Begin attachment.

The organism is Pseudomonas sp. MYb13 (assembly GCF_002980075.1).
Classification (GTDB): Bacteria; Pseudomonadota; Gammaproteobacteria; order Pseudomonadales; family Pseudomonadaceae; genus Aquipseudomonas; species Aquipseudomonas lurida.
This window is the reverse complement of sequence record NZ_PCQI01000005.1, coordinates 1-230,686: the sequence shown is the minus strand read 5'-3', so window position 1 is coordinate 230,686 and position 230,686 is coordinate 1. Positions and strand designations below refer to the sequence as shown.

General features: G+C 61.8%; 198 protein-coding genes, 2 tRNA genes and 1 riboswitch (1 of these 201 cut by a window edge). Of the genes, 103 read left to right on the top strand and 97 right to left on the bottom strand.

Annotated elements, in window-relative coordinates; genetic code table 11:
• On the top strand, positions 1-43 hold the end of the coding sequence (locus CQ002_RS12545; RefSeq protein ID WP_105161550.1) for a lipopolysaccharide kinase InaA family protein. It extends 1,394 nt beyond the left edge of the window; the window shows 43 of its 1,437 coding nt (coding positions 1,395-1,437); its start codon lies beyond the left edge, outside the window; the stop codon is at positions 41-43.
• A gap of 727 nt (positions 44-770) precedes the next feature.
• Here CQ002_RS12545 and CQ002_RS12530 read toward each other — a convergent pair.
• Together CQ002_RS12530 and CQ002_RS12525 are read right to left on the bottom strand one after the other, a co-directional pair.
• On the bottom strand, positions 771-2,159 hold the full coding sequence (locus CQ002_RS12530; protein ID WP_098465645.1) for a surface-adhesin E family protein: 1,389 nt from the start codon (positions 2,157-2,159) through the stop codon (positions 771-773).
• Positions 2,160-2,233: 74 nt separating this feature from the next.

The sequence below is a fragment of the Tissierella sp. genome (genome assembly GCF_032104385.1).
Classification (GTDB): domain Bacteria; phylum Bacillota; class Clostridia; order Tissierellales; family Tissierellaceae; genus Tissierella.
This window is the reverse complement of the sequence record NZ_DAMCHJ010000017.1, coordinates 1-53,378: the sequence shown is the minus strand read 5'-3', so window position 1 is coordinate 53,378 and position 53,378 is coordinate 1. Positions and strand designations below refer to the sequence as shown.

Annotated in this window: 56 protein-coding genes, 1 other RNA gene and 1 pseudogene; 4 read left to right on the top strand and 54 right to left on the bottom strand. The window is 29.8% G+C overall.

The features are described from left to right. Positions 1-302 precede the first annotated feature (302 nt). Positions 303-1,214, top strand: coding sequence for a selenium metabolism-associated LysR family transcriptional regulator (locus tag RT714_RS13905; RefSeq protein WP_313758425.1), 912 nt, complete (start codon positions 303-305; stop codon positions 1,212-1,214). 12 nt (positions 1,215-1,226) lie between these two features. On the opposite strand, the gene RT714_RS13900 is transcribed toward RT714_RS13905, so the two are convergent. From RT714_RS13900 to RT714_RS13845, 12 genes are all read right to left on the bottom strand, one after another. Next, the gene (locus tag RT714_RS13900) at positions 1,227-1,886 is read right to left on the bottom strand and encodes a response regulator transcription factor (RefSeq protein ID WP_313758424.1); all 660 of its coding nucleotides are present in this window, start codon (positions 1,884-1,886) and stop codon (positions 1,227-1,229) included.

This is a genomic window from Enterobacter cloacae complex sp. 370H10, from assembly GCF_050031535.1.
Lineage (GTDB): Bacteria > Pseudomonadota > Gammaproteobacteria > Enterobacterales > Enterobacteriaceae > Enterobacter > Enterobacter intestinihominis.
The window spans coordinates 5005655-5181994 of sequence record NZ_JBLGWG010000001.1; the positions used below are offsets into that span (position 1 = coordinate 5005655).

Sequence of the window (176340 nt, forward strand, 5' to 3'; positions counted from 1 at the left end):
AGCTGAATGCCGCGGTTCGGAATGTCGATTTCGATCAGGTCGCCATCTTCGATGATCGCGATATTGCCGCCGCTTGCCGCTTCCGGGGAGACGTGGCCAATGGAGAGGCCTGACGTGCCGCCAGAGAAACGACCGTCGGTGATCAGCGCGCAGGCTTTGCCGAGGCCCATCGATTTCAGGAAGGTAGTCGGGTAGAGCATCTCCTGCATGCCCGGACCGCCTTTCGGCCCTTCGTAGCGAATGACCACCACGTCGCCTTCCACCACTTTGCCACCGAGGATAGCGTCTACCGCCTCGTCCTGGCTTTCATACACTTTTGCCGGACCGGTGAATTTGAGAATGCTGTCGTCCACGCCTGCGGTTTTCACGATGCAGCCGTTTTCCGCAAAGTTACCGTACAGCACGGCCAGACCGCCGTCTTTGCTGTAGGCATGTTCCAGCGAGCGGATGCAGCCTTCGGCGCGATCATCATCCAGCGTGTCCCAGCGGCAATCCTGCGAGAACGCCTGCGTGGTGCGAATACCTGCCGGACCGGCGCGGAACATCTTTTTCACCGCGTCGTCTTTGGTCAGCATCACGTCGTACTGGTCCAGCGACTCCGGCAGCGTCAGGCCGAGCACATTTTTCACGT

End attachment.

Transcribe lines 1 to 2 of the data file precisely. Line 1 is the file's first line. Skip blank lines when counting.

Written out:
The organism is Pseudomonas sp. MYb13 (assembly GCF_002980075.1).
Classification (GTDB): Bacteria; Pseudomonadota; Gammaproteobacteria; order Pseudomonadales; family Pseudomonadaceae; genus Aquipseudomonas; species Aquipseudomonas lurida.